Many of you may want to invest in the oil market, betting that the price of oil will either go up or down. It would seem that the most logical thing to do is either buy the United States Oil Fund (USO) ETF (buy to go long or short the ETF to bet oil goes down). This ETF tracks West Texas Intermediate oil (WTI), and is down about 16% year-to-date after falling about 45.5% last year.
One problem with this strategy is that you may think that the USO, or the similar OIL ETF’s actually owns the oil in the ETF. For example, most stock ETF’s like the SPY actually own the stocks in the ETF. USO doesn’t actually own any oil as such. Furthermore there are fundamental issues with holding these types of ETF’s for long term investors.
Let me explain. The USO ETF buys “near month” crude oil futures contracts on the NYMEX. Today the near month is the May 15 WTI contract, for which they own 61,041 contracts.
The problem, as any Futures Trader will tell you, is that every month you need to settle up (sell) your position and in the case of USO “roll” into a new position (buy new contract). A monthly futures contract expires at the end of that month. Each time they do this there are both fees involved along with the fact that they are buying high and selling low during the cycle. This is not a great situation for a “buy and hold” type of investor. This USO ETF is a great short-term “trading” stock with plenty of liquidity (daily volume). Their ETF expense ratios are well above other equity-based energy ETF’s. For example, USO charges 0.45% per year while OIL charges 0.75%.
“Those costs accrue with each passing month. The United States Oil fund saw comparable demand from investors in February 2009, the last time oil prices imploded. From there, spot crude more than tripled from $34 a barrel in about two years. Yet, investors holding the fund captured only about a third of that,” according to Barron’s. To further complicate the situation, USO has added over $2 billion in new money this year and most of it “shorting” the fund, rather than going “long” in an inverse oil ETF. These huge short positions make the ETF even more volatile.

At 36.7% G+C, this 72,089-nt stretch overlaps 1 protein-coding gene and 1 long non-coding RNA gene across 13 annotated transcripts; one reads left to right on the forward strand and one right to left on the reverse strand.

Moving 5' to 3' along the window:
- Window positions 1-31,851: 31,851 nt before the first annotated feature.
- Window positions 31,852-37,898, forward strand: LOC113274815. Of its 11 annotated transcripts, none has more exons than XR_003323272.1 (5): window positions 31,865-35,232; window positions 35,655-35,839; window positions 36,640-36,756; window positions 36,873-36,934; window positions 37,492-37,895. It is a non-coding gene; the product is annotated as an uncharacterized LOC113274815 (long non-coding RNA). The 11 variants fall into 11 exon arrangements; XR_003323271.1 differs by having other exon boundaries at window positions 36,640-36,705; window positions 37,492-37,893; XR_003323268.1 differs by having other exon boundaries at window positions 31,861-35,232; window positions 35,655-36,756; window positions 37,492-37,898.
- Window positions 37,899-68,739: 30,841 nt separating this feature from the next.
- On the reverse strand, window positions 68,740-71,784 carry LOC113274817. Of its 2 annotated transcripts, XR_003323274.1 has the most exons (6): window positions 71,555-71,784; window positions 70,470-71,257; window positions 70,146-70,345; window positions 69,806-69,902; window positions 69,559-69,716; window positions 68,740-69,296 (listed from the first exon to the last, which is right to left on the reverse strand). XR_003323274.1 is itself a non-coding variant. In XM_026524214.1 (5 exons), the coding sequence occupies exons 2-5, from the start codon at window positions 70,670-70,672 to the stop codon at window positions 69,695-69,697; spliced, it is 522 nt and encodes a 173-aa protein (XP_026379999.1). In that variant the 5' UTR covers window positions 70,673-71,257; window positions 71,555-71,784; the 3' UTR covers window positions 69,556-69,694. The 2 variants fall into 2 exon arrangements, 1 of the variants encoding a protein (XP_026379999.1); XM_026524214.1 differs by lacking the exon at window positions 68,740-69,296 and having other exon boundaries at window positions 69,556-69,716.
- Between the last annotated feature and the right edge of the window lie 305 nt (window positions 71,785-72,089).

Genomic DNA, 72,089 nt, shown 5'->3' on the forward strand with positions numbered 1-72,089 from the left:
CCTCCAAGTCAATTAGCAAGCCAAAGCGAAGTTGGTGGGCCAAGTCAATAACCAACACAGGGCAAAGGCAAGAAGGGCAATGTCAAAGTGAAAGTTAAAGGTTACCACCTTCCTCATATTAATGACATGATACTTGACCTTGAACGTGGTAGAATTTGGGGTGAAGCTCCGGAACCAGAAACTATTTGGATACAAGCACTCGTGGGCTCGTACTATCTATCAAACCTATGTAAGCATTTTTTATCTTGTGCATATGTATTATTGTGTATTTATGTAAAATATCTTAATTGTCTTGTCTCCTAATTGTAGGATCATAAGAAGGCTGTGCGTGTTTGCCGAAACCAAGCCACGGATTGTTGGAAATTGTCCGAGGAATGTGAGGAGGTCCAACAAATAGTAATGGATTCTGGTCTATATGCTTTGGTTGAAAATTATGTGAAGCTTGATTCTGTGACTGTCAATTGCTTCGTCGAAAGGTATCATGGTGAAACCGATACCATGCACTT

As Barron’s also reports, “As more people get into oil ETFs, new investors should understand the potential risks of trading futures-backed funds. Specifically, oil traders should be aware that USO tracks front-month WTI future contracts and the underlying oil market is currently in a state of contango. Consequently, USO could experience a negative roll yield when rolling a maturing futures contract.”
My suggestion is that you invest in the energy sector ETF’s that hold real stocks, like the SPYDR XLE or the Market Vectors Oil Services OIH ETF’s. The XLE holds mostly large cap energy companies like Exxon, Chevron, ConocoPhillips, etc. The OIL ETF holds oil service companies like Schlumberger, Halliburton, National Oilwell and Baker Hughes.
I have no idea whether the price of oil is going up or down in the next few months, but I do believe that this time next year both XLE and OIL will be much higher and their lower prices have already enhanced their now respectable dividends (as compared to bonds and US Treasuries.)
Disclosure, I am long XLE,and KMI.